the first phase. The second, once you get out of testing, is scaling. You need to figure out with certainty what your customer acquisition cost is, what your payback period is, so that you can actually ramp your budgets and grow your business accordingly.

So I have also seen that quite a few businesses, gyms, yoga studios, Kairos, all included, don't actually have a great handle on what their customer acquisition cost is or what it should be. So that isn't a Google specific thing. You're going to hear me say a lot of this stuff. Like don't start with the channel, but like you start with your business persona, customer acquisition cost, payback period, et cetera.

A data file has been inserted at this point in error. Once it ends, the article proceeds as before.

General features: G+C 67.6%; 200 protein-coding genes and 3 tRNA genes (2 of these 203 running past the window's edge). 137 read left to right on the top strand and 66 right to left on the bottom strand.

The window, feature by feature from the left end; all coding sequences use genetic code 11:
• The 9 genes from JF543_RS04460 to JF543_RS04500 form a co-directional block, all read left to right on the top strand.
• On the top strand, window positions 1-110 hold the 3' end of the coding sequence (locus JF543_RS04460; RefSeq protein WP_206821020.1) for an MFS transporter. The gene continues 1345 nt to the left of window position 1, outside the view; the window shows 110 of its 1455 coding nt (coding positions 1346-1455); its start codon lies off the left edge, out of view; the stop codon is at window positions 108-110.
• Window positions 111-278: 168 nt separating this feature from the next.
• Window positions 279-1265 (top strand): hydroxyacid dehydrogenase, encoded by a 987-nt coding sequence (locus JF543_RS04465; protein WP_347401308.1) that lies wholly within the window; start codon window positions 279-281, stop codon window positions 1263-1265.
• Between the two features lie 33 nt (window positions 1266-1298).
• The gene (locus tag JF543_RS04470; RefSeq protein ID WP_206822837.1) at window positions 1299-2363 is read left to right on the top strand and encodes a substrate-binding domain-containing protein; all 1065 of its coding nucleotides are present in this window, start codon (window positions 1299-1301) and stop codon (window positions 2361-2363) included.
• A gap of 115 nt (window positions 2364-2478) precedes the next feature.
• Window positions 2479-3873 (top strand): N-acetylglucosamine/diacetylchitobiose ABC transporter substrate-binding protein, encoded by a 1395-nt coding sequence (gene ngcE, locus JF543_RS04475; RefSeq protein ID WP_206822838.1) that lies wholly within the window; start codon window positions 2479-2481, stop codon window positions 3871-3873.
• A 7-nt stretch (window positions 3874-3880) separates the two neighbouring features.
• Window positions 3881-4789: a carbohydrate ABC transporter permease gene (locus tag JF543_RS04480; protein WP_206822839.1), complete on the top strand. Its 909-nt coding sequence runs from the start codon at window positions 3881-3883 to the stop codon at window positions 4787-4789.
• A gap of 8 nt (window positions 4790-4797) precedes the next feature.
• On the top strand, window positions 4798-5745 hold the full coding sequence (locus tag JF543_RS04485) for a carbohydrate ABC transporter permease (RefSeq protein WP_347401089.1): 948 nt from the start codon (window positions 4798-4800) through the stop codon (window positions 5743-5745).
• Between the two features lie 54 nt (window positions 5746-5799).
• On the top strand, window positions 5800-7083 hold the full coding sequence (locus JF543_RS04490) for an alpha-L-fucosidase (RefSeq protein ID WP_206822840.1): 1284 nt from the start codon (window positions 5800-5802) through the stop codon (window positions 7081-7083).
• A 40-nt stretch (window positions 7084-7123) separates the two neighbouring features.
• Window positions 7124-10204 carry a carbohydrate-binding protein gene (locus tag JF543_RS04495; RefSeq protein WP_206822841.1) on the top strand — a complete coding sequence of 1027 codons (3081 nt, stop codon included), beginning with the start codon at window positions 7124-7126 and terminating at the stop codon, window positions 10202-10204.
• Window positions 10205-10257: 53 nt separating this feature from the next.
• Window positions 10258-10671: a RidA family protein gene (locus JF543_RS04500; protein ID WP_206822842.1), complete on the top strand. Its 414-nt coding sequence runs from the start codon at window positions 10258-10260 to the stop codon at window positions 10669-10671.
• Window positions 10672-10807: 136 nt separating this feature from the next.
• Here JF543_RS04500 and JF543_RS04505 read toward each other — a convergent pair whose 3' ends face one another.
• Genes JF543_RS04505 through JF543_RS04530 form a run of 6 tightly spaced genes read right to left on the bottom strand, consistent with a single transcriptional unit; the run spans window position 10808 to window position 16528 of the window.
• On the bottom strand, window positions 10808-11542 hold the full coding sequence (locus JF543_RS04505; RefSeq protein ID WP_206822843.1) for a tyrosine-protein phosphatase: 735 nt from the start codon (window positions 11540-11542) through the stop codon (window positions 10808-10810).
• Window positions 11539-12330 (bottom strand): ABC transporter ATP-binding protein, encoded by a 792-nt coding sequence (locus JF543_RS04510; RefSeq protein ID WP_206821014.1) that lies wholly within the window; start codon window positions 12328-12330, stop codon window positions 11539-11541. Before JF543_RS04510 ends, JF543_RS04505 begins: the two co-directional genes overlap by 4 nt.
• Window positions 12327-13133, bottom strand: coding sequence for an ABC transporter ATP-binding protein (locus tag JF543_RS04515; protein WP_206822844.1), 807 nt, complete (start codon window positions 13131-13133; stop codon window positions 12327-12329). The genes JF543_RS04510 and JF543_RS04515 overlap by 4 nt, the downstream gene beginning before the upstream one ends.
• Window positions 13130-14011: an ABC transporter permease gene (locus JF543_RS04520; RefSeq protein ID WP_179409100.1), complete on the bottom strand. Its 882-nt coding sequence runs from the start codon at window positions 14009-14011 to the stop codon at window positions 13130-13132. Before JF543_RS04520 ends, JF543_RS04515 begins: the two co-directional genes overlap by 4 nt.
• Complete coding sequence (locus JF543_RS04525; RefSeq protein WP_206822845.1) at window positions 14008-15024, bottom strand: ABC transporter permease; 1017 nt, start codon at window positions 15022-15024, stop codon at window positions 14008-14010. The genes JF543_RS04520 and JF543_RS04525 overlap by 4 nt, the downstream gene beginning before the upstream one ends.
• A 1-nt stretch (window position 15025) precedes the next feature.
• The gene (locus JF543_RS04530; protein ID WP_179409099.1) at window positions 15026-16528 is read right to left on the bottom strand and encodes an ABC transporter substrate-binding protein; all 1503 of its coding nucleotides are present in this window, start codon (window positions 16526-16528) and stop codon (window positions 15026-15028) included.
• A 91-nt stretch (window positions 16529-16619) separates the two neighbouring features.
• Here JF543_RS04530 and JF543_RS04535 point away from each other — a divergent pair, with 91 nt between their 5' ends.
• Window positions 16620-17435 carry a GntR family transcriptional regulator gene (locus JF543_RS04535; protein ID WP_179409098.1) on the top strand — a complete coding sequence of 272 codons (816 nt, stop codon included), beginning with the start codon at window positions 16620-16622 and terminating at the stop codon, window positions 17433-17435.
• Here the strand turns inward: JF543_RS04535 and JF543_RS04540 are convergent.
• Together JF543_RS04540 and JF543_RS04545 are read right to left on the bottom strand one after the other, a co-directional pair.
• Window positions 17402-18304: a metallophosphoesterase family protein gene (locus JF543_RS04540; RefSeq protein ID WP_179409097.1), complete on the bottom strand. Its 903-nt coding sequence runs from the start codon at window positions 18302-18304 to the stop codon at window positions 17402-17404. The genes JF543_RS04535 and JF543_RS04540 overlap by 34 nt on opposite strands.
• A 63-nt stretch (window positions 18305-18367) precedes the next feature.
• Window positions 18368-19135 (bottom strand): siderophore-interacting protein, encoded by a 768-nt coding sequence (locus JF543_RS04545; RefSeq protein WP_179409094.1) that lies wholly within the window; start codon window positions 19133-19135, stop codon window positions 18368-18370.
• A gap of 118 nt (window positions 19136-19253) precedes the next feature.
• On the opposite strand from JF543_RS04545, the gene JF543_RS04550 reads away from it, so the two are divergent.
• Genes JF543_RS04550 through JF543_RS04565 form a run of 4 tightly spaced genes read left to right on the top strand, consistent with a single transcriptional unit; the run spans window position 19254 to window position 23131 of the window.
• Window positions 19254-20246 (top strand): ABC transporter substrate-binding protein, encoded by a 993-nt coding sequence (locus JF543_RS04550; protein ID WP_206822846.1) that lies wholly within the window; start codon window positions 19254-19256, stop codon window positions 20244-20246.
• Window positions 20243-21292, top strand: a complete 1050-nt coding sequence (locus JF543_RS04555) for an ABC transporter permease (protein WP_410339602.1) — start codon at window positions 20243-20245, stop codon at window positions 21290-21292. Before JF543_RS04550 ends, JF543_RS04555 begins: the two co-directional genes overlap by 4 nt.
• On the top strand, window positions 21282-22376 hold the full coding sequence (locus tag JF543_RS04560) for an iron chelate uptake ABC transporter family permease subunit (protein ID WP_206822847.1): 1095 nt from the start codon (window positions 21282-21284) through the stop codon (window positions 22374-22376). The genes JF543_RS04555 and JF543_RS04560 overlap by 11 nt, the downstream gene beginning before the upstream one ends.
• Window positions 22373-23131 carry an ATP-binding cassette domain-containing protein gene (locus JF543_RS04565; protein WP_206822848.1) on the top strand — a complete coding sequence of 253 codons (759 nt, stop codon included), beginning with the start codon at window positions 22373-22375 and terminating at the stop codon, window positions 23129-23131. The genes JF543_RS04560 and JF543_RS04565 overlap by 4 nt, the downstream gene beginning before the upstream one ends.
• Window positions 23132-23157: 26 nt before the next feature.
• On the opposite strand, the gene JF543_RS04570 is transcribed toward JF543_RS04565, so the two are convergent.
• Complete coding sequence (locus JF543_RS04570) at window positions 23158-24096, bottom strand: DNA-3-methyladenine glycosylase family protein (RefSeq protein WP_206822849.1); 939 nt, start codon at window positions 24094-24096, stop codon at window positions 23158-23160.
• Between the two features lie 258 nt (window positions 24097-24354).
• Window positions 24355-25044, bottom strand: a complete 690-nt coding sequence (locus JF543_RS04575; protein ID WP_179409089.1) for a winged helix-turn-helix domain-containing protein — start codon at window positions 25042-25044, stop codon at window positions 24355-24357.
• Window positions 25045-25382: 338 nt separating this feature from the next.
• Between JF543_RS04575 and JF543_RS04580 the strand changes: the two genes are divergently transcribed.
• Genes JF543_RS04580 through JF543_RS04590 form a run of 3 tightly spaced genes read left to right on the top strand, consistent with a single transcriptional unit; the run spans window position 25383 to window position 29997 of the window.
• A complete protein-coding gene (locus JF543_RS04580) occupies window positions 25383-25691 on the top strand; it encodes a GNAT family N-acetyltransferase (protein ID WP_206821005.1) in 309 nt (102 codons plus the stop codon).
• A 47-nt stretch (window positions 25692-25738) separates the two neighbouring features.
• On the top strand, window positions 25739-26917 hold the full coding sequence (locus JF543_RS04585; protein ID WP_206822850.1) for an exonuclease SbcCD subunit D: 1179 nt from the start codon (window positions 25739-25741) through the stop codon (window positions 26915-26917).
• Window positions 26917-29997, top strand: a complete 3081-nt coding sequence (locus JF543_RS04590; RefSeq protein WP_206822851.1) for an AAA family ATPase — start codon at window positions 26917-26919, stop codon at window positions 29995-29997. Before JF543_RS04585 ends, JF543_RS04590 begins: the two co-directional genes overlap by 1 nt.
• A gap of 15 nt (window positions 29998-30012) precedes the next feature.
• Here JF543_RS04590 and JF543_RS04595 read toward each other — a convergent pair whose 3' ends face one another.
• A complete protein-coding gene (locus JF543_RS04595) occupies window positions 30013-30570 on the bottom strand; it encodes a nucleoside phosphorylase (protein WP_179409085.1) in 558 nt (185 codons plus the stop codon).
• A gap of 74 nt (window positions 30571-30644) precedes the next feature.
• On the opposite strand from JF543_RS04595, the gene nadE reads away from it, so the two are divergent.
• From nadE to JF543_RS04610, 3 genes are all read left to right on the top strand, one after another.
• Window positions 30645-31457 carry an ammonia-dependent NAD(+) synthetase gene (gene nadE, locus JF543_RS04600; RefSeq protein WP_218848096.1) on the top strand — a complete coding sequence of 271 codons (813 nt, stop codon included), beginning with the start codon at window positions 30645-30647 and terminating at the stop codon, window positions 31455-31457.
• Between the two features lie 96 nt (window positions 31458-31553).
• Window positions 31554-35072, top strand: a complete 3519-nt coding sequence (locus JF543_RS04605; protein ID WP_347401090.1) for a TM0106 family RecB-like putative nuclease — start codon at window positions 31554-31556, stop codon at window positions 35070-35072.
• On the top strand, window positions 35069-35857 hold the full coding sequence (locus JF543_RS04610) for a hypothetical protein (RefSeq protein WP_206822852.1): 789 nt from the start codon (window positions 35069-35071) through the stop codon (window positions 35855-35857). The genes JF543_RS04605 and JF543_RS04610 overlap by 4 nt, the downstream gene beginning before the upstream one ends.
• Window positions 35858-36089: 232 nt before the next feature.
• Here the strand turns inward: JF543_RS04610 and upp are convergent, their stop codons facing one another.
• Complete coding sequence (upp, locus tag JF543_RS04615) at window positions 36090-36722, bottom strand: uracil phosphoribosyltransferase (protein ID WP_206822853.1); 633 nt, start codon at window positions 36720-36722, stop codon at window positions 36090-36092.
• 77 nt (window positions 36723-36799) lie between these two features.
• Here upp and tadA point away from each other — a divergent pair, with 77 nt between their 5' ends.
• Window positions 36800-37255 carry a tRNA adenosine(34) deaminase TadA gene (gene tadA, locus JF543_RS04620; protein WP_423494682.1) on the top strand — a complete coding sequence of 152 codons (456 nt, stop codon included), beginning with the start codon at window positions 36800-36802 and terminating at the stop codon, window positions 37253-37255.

If you don't have this stuff, the channel is never going to work because you don't know what success looks like. So go through the experimentation phase, figure out what your customer acquisition cost is, set your budget as a multiple of that, fine tune your approach, and then start to scale.

Chris Alto (16:43.435)
Makes a lot of sense. Okay. Great. And then, so you touched on giving away value for free. So whether that be a free class or a consultation or whatever, any best practices to think about for when someone does click that ad and then land on someone's website, landing pages are hard, but anything that you would recommend that are low -hanging fruit for folks to maximize their chances of a click.

becoming someone who wants to get in touch and becoming a lead.

Shane T (17:15.79)